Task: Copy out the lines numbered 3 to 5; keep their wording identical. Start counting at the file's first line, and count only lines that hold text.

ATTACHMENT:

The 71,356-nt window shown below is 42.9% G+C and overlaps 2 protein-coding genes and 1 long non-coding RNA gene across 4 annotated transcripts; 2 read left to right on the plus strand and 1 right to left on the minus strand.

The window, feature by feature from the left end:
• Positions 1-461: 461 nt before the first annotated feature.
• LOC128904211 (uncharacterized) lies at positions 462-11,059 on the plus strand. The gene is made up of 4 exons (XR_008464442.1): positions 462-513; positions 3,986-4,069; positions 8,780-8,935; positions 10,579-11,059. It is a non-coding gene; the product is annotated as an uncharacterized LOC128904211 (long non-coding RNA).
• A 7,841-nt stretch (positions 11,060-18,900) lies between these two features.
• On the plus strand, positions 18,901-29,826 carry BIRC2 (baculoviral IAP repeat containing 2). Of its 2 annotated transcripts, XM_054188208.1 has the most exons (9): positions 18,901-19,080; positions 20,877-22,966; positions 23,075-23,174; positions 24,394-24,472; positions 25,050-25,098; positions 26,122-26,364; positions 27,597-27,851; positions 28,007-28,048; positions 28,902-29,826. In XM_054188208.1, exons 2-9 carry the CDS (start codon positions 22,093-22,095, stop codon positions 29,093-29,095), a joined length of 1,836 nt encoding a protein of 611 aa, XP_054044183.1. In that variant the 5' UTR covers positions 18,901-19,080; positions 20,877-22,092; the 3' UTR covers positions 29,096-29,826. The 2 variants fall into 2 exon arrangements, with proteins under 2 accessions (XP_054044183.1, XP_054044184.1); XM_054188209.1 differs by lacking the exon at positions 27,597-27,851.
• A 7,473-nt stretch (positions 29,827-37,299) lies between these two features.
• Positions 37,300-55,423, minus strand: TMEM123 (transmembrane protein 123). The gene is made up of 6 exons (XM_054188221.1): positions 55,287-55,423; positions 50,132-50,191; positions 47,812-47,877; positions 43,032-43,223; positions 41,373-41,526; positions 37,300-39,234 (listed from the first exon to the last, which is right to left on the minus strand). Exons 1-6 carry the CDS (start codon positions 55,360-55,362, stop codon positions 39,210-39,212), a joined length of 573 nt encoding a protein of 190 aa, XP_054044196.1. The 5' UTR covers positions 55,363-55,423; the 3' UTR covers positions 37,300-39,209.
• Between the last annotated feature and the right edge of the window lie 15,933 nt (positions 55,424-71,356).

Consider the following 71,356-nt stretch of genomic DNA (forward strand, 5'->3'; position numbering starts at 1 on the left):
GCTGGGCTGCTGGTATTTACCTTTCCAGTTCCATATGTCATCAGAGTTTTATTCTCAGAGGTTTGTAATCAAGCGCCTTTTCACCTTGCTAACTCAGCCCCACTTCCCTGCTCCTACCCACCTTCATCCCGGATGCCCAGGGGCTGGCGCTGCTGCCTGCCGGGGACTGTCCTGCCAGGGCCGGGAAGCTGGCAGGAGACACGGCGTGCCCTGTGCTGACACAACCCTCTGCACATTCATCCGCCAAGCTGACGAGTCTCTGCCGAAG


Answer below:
• Positions 1-461: 461 nt before the first annotated feature.
• LOC128904211 (uncharacterized) lies at positions 462-11,059 on the plus strand. The gene is made up of 4 exons (XR_008464442.1): positions 462-513; positions 3,986-4,069; positions 8,780-8,935; positions 10,579-11,059. It is a non-coding gene; the product is annotated as an uncharacterized LOC128904211 (long non-coding RNA).
• A 7,841-nt stretch (positions 11,060-18,900) lies between these two features.